28 Jan 2014
How to repair the blunders of a prior landscape
By PATTY CRAVEN and NICK POPOVICH of DIG Landscape
Coming home the other evening I couldn’t help but think about the simple, unpretentious meal my wife and I enjoyed in our favorite French bistro. The key to our enjoyment, we both concluded, were the simple, straightforward presentation and flavors. “Ah”, I thought, “simple is best!”
Yes, a restaurant’s menu can apply to your home’s landscape as most residential landscapes would prosper under the axiom of “less is more.” As landscape designers, we are called often to repair the blunders of past plant choices and layouts. This usually includes what we, as landscape designers and constructors, call “editing”â€• the simple process of keeping what’s good and removing or transplanting that which is misplaced or of improper use. So, clear the palate, as it were, and start with as blank of a slate as possible so as not to blur what could be. Now, simplify:
Often the easiest and actually the most impactful decision can be made early on in the design and implementation process. Carefully crafted bed lines, whether linear or gracefully curved, go a long way towards picking up the architecture of the home and the framing of plant materials. This is a key determinant to success and organizes the presentation of color and texture.
Let’s always remember how one is to move through the garden. Is hardscape needed to improve the logistics? Think of enticing points of entry, for instance, or demarcation of a resting point, the best vantage spot to enjoy a particularly nice view. Keep in mind, though, that guidance is needed for eyes as well as feet. One can obscure the bad and create “pathways for the eye” with wise decisions.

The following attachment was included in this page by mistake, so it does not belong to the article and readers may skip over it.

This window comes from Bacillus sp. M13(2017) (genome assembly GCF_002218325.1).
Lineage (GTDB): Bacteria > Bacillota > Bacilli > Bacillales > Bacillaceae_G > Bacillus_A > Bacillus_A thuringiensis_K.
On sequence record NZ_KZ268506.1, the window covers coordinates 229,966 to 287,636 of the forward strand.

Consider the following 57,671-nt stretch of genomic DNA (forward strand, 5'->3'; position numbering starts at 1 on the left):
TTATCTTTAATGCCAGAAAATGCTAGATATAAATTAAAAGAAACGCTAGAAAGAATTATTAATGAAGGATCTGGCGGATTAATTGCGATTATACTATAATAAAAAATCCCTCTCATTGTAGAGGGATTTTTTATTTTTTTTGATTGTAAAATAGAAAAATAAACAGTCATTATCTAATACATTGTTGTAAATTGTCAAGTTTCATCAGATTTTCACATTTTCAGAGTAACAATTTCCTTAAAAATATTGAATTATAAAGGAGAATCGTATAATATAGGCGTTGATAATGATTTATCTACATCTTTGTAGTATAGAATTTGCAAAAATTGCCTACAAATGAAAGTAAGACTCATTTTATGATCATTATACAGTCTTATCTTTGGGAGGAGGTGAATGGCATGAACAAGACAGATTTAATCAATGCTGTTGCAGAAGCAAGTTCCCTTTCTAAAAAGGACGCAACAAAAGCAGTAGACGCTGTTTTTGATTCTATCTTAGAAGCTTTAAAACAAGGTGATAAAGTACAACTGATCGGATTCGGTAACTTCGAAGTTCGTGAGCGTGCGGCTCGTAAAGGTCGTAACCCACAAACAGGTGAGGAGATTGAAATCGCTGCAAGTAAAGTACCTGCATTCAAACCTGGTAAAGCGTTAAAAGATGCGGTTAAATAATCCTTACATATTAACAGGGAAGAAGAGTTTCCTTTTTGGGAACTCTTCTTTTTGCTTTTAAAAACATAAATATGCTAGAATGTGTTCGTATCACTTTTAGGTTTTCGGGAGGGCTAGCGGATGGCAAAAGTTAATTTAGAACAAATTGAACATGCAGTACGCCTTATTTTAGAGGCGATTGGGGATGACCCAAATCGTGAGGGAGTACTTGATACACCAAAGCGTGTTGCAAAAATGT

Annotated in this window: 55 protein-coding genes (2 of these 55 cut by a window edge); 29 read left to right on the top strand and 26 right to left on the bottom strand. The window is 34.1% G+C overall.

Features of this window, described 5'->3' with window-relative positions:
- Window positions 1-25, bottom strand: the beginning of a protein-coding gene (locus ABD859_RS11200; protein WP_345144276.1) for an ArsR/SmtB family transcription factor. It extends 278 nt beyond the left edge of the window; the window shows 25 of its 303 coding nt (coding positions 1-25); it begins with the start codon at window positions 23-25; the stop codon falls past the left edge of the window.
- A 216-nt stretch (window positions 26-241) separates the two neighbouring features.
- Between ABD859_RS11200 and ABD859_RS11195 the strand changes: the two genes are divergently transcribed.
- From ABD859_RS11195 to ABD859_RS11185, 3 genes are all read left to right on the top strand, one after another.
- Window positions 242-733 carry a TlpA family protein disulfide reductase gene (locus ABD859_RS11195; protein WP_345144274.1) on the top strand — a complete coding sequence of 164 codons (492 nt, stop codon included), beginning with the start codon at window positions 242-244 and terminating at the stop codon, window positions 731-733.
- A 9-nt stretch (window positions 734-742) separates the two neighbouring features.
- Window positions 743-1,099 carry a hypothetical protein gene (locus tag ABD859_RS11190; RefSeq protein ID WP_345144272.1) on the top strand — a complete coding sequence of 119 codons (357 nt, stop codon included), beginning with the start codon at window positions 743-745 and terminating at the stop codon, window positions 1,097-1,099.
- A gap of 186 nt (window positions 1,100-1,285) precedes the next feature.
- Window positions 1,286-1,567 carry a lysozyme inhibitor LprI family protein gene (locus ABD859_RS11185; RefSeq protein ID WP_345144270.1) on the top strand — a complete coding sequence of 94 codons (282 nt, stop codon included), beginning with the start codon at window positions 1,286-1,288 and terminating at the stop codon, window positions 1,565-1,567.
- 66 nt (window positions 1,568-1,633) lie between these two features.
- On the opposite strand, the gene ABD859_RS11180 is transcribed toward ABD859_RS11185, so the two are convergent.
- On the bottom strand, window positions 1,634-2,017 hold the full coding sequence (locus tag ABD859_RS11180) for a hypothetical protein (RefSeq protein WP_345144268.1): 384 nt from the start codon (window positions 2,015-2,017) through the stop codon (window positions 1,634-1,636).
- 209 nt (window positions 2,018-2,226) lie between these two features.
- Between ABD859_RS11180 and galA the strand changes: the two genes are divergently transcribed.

Yes, a bit of architecture might be key, but strive to utilize a garden structure in the most simple of ways. Think of a pergola in the distance that, while strongly constructed and maybe of a bold complimentary color, creates a point of reference. Or perhaps, a simple arbor or trellis that forms a backdrop to a teak or wrought iron bench. Don’t be afraidâ€•do create a few points of strength that can be enjoyed from inside the home as well as outside.
Finally, the plants! The “dessert” of the landscape are now to be enjoyed with a logical, enhanced layout. But which ones? Think of a complimentary plant palate, one that infuses color and/or texture in meaningful ways. And please consider native plants. Just as chefs search locally for the best and most satisfying local, indigenous product, we are blessed with a grand variety of native plants that both satisfy aesthetic needs as well as benefitting from their inherently low level of maintenance.
So, enjoy a glass of Cotes-du-Rhone as you consider the enticements. Just remember that what will work is that which is tried and true. As a classic dish is prepared so might your landscape. Savor the simple that is before you as your home’s landscape is transformed into the piece de resistance of the neighborhood.
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